The mystery of the spread of cocoa across South America, more than 5,000 years ago, has finally been solved

The mystery of the spread of cocoa across South America, more than 5,000 years ago, has finally been solved

Chocolate, food of the gods. The formula inspired the clever name of the cocoa tree, Theobroma cocoa (Greek Theos“God” and In Rome“food”). In fact, the Mayans associated this divine nectar with the fertility god, and the Aztecs, after them, with the fertility goddess, Xochiquetzal.

But how did the cultivation of the cacao tree, this small tree with bright, shiny green leaves and producing large green, yellow or red fruits, spread throughout South and Central America from its original birthplace, the upper Amazon, where it was further domesticated 5,000 years ago? A study coordinated by Claire Lanaud, a geneticist at the Center for International Cooperation in Agricultural Research for Development, in Montpellier, and Published March 7 in the magazine Scientific reports, It shows the speed of this spread, especially on the Pacific coast.

We know that the cacao tree originates from the upper Amazon region because this region is home to the greatest diversity of this plant. In 2018, Previous work carried out in particular with the Institute for Research for Development (IRD) in Marseille In southeastern what is now Ecuador, the oldest traces of the use of cocoa beans have been found, dating back to 5,300 years ago.

First effects on ceramics

In the new study, archaeologists, anthropologists, geneticists, biochemists, and bioinformaticians joined forces to analyze food remains from 352 ceramic artifacts belonging to 19 pre-Columbian cultures dating from 5,900 to 400 years ago. These ceramics come from South or Central America, and are held by museums such as those of Guayaquil and Quito in Ecuador, or the National Museum of Colombia in Bogotá. Other ceramic remains from excavations have been sent by archaeologists.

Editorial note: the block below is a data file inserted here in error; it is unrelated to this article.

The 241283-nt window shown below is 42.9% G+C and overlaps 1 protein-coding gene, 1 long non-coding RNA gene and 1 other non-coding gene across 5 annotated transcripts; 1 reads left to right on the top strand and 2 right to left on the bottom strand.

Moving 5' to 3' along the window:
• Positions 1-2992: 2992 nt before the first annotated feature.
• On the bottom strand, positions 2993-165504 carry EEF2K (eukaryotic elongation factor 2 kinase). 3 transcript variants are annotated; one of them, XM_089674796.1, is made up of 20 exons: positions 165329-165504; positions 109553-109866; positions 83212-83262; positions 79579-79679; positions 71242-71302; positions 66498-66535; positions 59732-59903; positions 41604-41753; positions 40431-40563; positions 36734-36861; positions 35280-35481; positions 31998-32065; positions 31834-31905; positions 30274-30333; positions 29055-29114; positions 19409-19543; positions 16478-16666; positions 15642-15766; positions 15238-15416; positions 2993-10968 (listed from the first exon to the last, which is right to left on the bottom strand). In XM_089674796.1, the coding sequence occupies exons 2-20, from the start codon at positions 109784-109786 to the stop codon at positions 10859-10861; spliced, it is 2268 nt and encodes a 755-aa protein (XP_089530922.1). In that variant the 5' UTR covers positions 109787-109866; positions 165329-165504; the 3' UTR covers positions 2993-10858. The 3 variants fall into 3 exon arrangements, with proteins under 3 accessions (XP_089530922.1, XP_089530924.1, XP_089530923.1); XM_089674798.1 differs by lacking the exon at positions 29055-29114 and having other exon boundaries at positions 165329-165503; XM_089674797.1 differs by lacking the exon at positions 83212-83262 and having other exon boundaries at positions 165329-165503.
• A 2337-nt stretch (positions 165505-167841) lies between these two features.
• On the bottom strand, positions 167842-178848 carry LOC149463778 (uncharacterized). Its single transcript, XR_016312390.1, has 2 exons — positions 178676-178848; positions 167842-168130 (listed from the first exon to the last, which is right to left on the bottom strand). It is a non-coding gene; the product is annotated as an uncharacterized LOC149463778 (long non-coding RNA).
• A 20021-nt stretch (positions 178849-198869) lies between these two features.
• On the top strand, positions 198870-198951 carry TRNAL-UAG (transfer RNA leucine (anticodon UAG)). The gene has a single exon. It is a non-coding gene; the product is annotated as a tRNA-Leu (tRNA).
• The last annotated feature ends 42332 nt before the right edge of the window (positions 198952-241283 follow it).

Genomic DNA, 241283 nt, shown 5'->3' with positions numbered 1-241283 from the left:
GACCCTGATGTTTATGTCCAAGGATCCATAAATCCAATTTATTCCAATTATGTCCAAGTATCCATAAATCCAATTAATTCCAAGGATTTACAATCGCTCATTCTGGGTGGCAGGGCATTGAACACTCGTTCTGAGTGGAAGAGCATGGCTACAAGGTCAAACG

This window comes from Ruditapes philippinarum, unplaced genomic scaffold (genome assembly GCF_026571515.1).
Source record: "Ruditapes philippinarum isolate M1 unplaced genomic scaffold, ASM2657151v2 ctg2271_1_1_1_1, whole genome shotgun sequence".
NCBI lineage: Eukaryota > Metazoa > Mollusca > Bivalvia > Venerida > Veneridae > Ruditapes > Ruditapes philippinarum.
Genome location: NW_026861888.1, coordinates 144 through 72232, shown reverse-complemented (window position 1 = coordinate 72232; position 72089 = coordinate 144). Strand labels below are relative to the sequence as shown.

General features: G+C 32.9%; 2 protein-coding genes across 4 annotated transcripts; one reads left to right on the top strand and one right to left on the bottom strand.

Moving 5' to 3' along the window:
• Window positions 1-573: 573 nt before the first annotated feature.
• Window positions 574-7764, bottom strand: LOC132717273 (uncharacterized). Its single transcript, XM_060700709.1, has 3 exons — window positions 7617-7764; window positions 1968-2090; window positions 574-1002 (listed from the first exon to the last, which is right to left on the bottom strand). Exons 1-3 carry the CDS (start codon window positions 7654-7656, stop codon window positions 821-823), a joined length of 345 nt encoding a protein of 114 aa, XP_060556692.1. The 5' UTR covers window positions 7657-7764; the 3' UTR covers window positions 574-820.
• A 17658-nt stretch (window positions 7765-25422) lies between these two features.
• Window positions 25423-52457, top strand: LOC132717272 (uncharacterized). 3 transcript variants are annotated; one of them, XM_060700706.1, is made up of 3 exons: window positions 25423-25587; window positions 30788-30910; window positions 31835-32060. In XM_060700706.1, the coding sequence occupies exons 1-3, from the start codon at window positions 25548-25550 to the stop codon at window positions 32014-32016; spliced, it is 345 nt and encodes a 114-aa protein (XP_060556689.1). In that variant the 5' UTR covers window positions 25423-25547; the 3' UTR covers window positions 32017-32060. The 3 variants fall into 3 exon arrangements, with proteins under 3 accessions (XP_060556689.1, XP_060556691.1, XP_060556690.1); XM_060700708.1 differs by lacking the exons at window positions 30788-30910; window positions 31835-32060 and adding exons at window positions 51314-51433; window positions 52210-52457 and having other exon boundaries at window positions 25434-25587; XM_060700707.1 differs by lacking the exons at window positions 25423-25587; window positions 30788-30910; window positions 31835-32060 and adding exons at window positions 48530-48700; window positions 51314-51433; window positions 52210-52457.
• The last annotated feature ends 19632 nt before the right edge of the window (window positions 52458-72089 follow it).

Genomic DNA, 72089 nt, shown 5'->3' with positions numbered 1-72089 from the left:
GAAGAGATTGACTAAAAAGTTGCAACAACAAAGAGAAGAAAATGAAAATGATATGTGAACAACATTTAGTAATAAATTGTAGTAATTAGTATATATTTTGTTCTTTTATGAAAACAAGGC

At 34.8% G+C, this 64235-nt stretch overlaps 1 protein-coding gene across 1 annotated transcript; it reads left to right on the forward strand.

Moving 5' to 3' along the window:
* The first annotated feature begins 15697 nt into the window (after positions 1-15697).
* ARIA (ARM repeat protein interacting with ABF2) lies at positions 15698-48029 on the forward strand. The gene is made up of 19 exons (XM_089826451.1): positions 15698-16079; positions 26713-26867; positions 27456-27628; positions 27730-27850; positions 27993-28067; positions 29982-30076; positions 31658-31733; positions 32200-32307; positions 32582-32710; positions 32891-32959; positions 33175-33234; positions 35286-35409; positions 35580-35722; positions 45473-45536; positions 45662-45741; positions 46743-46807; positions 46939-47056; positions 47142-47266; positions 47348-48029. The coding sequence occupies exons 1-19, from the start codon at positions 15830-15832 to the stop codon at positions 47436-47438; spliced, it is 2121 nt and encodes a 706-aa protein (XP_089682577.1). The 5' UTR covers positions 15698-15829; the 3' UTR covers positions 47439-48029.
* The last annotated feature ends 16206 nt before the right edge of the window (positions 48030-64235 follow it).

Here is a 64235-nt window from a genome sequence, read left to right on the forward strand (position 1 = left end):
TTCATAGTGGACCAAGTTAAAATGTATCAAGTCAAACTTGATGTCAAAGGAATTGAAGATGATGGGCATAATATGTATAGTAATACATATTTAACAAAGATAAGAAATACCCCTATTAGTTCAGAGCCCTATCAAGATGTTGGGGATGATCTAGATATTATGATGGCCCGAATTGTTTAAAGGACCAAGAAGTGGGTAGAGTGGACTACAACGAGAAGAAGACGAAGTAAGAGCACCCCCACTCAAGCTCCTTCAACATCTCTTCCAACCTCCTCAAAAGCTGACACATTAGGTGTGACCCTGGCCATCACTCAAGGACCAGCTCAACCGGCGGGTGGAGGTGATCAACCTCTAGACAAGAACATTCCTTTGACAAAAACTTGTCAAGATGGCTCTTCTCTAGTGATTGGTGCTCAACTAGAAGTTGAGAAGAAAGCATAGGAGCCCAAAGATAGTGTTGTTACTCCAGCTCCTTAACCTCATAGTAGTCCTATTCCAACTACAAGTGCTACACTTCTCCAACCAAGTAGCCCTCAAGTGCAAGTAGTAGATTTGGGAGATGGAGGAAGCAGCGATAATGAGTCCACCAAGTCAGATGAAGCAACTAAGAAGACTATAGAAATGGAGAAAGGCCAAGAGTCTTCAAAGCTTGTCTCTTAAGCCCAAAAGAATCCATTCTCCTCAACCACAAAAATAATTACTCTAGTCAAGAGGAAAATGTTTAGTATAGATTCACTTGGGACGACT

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The researchers first scraped these containers to recover these wastes, and analyzed their chemical content. The result: Of 312 samples from South America, 116 contained theobromine, the main alkaloid in cocoa and chocolate. Among them, 73 contained traces of cocoa tree DNA. Reflection of the widespread use of cocoa, hitherto unknown, in successive cultures of South America. Above all, the history of the ceramics in which this DNA was found shows that as early as 5,300 years ago, the cacao tree was being used and domesticated beyond its original birthplace, the Amazon.

A ceramic bowl containing cocoa from the Kalima Illama culture (1600 to 100 BC).  This culture was present in western Colombia.
MAAC Guayaquil Museum Reserve (Ecuador) from which some of the ceramics analyzed for this research work come.

These effects They were actually found on the Pacific coast of what is now Ecuador and correspond to the Valdivian culture, known in particular for their female statues, the “Venus of Valdivia.” The plant therefore appears to have been domesticated on the Pacific coast of South America, at about the same period as in one of its original habitats, in southern Ecuador.

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